It’s difficult to imagine a more nightmarish situation for a school administrator than to get test results back that show more than a dozen classrooms, some restrooms, and other common areas have tested positive for lead above OSHA standards. Worse is when those results come within a month of students being scheduled to return to those classrooms.
That’s the precise scenario at the circa-1929 Tisbury School, where asbestos is also an issue, not to mention mold from water infiltrating the school building’s envelope. Oh, and radon? They haven’t had the ability to test for that yet.
We can grouse all we want about what could have been — a new $46.6 million school that the state agreed to contribute $14 million to build. It’s reasonable to lament the leadership void that likely pushed the needle from a town meeting victory for the new school to a defeat at the polls by a mere 21 votes.
If former selectman Tristan Israel ever attempts a comeback, it’s a fair question to ask him why he helped torpedo that project by writing a Letter to the Editor.
It’s a fair question to ask Melinda Loberg why she abstained from a vote on the project, a wishy-washy response to an important project that served only to confuse constituents. In her own letter, she wrote that it’s time to start a conversation on regional schools Islandwide, something she hasn’t done in the 18 months since the failed vote.
And selectman Jim Rogers, the board of selectmen’s representative on the newly formed school building committee, can and should be questioned about why he didn’t take the Department of Public Health (DPH) report on the school’s air quality more seriously in June when he told The Times, “None of this is a surprise.”
That was a bad look, and, in the process, precious time was wasted. At that point, selectmen should have jumped in and pushed immediately for the lead and asbestos testing recommended by the DPH. Also, can someone explain why it took the teachers’ union to get the DPH to the Island to do this air-quality evaluation in the first place?
It’s also fair to ask school officials why they jumped so quickly at a new school project in 2018, knowing there were some in town who felt the price tag was too high, and others who felt a sentimental attachment to the old building, and wanted to see it renovated instead of bulldozed.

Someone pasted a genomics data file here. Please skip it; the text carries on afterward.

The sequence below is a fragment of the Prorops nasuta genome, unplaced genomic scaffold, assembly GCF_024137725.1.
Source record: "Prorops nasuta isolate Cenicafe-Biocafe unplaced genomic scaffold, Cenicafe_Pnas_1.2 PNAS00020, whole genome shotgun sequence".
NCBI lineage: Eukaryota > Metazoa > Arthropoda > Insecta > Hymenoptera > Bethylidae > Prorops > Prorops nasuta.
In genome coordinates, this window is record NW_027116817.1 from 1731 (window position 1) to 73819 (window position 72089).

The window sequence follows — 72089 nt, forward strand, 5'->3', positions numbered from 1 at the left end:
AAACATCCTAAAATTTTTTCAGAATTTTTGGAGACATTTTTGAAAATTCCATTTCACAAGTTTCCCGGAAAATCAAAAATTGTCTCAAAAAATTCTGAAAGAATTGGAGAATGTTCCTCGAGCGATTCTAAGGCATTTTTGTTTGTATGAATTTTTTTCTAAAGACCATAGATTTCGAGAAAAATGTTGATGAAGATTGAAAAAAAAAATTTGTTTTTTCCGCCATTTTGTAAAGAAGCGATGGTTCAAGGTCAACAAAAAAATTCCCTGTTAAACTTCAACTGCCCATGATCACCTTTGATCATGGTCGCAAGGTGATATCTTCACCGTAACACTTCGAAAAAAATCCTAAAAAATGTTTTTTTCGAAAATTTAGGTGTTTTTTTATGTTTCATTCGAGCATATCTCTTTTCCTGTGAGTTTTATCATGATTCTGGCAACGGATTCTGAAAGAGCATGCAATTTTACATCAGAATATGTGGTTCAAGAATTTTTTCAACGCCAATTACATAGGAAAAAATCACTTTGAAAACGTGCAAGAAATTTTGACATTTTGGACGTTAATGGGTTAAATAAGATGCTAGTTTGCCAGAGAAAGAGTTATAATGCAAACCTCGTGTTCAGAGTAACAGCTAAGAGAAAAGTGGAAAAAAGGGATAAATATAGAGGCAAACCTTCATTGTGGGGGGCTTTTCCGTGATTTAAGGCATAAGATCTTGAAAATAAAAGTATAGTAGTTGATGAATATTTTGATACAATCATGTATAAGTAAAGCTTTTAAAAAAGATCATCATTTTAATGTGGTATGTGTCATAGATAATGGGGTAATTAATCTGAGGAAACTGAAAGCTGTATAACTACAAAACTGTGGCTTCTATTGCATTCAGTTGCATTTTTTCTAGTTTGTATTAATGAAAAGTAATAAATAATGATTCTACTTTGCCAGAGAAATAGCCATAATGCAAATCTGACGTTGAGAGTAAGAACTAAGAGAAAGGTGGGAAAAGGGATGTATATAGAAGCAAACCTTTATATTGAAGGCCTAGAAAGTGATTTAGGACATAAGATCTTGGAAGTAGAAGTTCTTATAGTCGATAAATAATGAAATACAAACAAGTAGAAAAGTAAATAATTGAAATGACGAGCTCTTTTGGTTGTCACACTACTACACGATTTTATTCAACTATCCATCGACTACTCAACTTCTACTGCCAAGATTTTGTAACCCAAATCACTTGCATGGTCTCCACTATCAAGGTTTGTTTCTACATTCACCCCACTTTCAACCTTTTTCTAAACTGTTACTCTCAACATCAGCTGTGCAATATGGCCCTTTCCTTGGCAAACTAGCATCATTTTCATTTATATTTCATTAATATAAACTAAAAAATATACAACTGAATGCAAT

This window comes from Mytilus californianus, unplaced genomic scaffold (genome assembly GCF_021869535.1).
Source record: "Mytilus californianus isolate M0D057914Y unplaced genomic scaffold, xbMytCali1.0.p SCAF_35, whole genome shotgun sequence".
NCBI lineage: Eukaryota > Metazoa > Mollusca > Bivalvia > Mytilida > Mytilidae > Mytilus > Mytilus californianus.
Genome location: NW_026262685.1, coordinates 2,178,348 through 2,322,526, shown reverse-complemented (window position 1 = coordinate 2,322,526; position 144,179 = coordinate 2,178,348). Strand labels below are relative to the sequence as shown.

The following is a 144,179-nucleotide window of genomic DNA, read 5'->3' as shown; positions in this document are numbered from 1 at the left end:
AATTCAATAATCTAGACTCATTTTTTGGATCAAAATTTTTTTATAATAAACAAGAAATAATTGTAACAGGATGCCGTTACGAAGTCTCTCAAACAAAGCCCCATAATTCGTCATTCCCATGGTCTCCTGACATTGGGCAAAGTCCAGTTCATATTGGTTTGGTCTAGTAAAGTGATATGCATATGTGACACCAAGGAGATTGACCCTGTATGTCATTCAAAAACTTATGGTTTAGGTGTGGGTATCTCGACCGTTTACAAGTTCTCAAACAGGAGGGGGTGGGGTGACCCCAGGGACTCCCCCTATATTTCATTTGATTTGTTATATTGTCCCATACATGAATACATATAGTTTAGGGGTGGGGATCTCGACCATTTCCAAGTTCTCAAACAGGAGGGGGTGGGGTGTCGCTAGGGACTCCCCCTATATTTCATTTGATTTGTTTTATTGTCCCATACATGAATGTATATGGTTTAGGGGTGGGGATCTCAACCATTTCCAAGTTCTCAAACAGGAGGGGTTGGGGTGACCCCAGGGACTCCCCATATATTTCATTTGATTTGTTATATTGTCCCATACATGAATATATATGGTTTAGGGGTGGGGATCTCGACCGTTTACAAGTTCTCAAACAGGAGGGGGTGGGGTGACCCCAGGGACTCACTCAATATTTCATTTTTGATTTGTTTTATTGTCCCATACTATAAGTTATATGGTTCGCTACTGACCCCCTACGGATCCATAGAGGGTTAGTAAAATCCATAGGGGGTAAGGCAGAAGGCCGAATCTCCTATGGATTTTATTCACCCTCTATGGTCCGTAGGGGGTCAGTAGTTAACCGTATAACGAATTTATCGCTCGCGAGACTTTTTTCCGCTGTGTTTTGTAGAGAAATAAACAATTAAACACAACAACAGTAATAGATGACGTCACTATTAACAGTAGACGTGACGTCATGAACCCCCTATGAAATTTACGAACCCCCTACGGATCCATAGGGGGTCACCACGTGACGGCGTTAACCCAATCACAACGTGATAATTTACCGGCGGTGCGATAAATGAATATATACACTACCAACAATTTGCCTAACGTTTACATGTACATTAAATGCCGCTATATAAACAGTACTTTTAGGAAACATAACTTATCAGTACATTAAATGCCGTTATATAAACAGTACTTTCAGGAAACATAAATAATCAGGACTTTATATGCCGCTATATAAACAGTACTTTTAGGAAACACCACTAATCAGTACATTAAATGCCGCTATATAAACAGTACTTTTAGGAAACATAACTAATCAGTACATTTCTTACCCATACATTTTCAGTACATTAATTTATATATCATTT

There are valid questions to be asked, but even if you got the answers to them, the outcome doesn’t change, and the immediate issues facing the school aren’t solved.
We understand the anger and frustration that were on display last Tuesday at a joint meeting between the school committee and the board of selectmen, but it’s time to channel that into solutions.
The school administration has acted quickly with a plan. (Perhaps a little too quickly, by announcing first that K-4 students would be housed at Camp Jabberwocky, and then switching it back to the Tisbury School.) K-4 students will be housed in the 1993 section of the school, with the rest of the building sealed off. No remediation work will be done while students are using those classrooms, even with the building being sealed off.
Students in grades 5 through 8 are headed to Martha’s Vineyard Regional High School, where they will be housed in what’s known as the “200 wing,” an area where the young students can be isolated from the high school population.
Later this week, there will be separate orientations at the high school and at Tisbury School. Parents should attend those sessions armed with questions, and administrators should be prepared with answers.
Meanwhile, selectmen had scheduled a special town meeting for Sept. 24 to consider the lease or purchase of portable classrooms. (If you’re one of the many people asking why the Oak Bluffs empty trailers can’t be used, we’re told they’re suitable for office space, not classrooms.) Once again, leaders are switching gears, though, realizing that there are too many unanswered questions to hold a special town meeting later this month. Selectmen are scheduled to meet Thursday, but the following questions aren’t likely to be answered: How much will the portable classrooms cost? How many portable classrooms are essential? Where will these portable classrooms be located?
All town leaders — selectmen and the school committee — need to work cooperatively to make this project the town’s priority. They need to move with speed, yes, but there also need to be diligence and focus.
Too many stops and starts will confuse voters. Get together. Settle on a plan. And present a united front to taxpayers at the upcoming special town meeting.